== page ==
Now is the time of the frog though and during the next seven months we are treated to a nightly chorus of serenading males of different species, some of them more melodious than others; the jackhammer mating call of the Marine Toad, the chuck of the Red-eyed Green Treefrogs, the sound of little metal bells tinkling from the Tink Frogs, clipped chirps of Banana Frogs and what you would swear sounded like two blocks of wood being knocked together that announce a Gladiator Frog male is looking for a mate.

Veridion-Adventures Banana-Frog Dendropsophus-ebreccatus Nature Photography Travel Adventures Holidays

Banana Frog, (Dendropsophus ebreccatus)

Yet there is one more amphibian phenomenon that only a lucky few experience; the explosive breeding display of Parachuting Red-eyed Green Tree frogs.  This is the second species of Red-eyed Green Tree frog to be found on the Osa Peninsula.  They are rarely, if ever seen, living as they do at the tops of the trees, but several times during the rainy season following several days of concerted torrential rain out they come, and they come in their hundreds.  They receive the parachuting part of their name from having large hands and feet that are extensively webbed.

Veridion-Adventures Parachuting-Red-eyed-Green-Tree-Frog Agalychnis-spurelli Nature Photography Travel Adventure Holidays

Parachuting Red-eyed Green Tree Frogs, (Agalychnis spurelli). Mating pair

Taking the monsoon-like conditions as their cue, they launch themselves from above, opening the hands and feet, spreading the webbed fingers and toes, allowing them to effectively ‘glide’ to the lower levels.  The males and females pair up and then not long before dawn they start to lay eggs, everywhere, covering the surfaces of the leaves overhanging the ponds.  The eggs develop for seven to ten days, liquidize, slip off the leaves and plop into the water which is where the normal tadpole stage will then take place.  The explosive breeding frenzy has to end before sunrise; the frogs need to take shelter from the drying effect of the sun’s harmful rays on their delicate skin.

If you are out early enough you will be awestruck by the sight of hundreds of pale green frogs trying to climb up into shadowy parts on the underside of leaves.  Sometimes the weight of such huge numbers will snap the vegetation in which they are attempting to seek refuge.  It really does have to be seen to be believed.

Eyelash Viper Feature

Veridion-Adventures Eyelash-Viper Bothriechis-schlegelii Nature Photography Travel Adventure Holidays

Eyelash Viper, (Bothriechis schlegelii). Gold phase – Oropel

In all my years living on the Osa Peninsula I have seen the elusive Eyelash Viper, (Bothriechis schlegelii), on only four occasions.  It is not necessarily because they are rare but more to do with the fact they are very cryptically colored, the point of which being, to avoid being seen by both predator and prey.  Although they come in several color forms, the ones I have seen at Cabo Matapalo have all been the green mottled morph. The camouflage coloration blends the contours of the body perfectly against the moss covered branches of the plants where they sit as ambush predators awaiting the approach of a small lizard, frog, bird or rodent on which they feed.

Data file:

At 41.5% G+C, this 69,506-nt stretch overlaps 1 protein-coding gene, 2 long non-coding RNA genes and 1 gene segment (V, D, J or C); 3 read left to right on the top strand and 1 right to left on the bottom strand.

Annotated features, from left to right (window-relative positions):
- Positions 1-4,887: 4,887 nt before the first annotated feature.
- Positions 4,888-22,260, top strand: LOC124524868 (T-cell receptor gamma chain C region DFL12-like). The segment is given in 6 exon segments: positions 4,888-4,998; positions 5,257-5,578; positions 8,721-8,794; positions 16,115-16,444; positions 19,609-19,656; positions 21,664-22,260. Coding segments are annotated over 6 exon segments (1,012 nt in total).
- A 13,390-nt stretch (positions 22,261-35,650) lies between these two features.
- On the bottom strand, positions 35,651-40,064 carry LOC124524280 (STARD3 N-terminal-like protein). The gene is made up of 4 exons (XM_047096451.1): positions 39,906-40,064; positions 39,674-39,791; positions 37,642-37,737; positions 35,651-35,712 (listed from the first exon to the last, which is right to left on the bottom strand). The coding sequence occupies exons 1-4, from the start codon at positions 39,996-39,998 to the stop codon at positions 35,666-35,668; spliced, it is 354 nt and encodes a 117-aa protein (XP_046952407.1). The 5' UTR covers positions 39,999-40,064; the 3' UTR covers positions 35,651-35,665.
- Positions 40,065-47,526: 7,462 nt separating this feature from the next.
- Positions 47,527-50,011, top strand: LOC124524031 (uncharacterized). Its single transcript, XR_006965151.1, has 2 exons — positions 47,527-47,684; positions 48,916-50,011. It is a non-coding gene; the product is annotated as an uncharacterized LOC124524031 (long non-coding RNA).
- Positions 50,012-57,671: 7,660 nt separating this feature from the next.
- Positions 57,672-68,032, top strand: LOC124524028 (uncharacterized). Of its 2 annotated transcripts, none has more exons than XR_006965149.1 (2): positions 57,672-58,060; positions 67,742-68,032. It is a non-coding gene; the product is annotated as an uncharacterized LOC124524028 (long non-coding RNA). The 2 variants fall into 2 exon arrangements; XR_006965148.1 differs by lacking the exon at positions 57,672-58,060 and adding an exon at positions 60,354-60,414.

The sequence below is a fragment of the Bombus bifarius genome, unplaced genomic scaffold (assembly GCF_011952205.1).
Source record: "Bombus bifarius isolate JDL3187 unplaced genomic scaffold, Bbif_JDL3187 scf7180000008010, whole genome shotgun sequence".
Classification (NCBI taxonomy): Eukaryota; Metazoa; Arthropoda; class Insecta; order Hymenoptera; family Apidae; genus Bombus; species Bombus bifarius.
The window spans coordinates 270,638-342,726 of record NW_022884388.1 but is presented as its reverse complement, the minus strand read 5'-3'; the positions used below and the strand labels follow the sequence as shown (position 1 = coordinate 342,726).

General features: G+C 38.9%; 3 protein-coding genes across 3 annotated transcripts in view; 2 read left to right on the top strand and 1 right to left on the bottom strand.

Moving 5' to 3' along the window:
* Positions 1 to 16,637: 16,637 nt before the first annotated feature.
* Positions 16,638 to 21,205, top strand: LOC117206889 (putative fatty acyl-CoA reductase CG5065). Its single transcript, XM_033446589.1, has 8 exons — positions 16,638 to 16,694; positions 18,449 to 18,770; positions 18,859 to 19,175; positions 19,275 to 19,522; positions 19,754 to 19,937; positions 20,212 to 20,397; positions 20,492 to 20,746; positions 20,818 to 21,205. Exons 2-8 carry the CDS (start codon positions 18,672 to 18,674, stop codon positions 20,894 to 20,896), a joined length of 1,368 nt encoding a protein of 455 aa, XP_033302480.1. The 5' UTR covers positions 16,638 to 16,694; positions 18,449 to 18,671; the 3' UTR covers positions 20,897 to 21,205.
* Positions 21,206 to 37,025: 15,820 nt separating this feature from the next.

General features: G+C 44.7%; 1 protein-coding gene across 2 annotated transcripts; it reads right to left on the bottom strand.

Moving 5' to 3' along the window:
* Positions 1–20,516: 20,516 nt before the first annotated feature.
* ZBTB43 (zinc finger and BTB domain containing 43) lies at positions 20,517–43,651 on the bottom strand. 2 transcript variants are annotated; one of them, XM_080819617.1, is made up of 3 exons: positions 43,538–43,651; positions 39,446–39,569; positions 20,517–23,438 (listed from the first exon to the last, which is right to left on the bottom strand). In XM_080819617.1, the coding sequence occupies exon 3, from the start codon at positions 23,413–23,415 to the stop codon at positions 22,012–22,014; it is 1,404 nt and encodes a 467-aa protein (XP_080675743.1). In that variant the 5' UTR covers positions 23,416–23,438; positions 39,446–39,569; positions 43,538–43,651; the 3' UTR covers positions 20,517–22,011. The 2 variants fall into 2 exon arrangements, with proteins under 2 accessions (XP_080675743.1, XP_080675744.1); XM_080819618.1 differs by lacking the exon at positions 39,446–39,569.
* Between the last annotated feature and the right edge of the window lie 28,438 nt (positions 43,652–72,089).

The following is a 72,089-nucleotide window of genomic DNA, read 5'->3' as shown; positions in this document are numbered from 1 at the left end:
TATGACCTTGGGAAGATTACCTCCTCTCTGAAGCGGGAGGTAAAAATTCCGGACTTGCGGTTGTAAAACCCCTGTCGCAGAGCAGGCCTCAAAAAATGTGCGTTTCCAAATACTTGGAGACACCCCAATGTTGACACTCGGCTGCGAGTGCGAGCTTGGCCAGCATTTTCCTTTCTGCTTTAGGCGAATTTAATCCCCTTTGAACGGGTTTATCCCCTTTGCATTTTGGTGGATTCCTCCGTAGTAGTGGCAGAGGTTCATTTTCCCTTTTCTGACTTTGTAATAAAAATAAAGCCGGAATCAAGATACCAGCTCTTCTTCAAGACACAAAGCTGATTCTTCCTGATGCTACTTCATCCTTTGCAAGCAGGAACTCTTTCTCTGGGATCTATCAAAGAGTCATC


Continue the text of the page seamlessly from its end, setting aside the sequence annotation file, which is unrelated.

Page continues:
The most distinguishing feature of this small pit viper are the two spine-like scales protruding over the eye giving it the name Eyelash Viper.  There is no definitive answer as to why it has these scales, possibly to push vegetation out of the way which may scratch the snake’s unlidded eyes.  One other eponymous feature  to the pit vipers is the small hole on the front of the face between the nostril and the eye.  These house acute sensory apparatus that detect very small changes in background infrared radiation allowing the snake to detect the presence and location of it prey.

Veridion-Adventures Eyelash-Viper Bothriechis schlegelii Nature Photography Travel Adventure Holidays

Eyelash Viper, (Bothriechis schlegelii). Motteld phase- Bocaraca

The Eyelash Viper is a small snake, especially given the size some other vipers can grow to.  It is a nocturnal predator and will take a variety of prey ranging from frogs, lizards, birds and mammals. Unlike terrestrial vipers which envenomate their prey, release it, then seek it out after it has died, the arboreal vipers have a strongly prehensile tail and tend to hold on to their prey after biting.

Eyelash Vipers are distributed from Mexico down through Central America into Venezuela.  They prefer shrubby vegetation found in secondary growth.  In Costa Rica the yellow morph is know as the oropel, (golden skin), while the mottled morph is known as the bocaraca.

Due to its size, cryptic coloration and preference for resting during the day in the lower areas of vegetation it is responsible for biting those people who work in those areas.  Although deaths from the bite of an Eyelash Viper are rarely fatal, there can be some long term issues with impairment of movement particularly if bitten on the hands.  Viper venom varies between species and can be quite complex in chemical make-up.  Generally they contain a cocktail of fast acting proteolytic enzymes that cause a multitude of effects including tissue necrosis and death.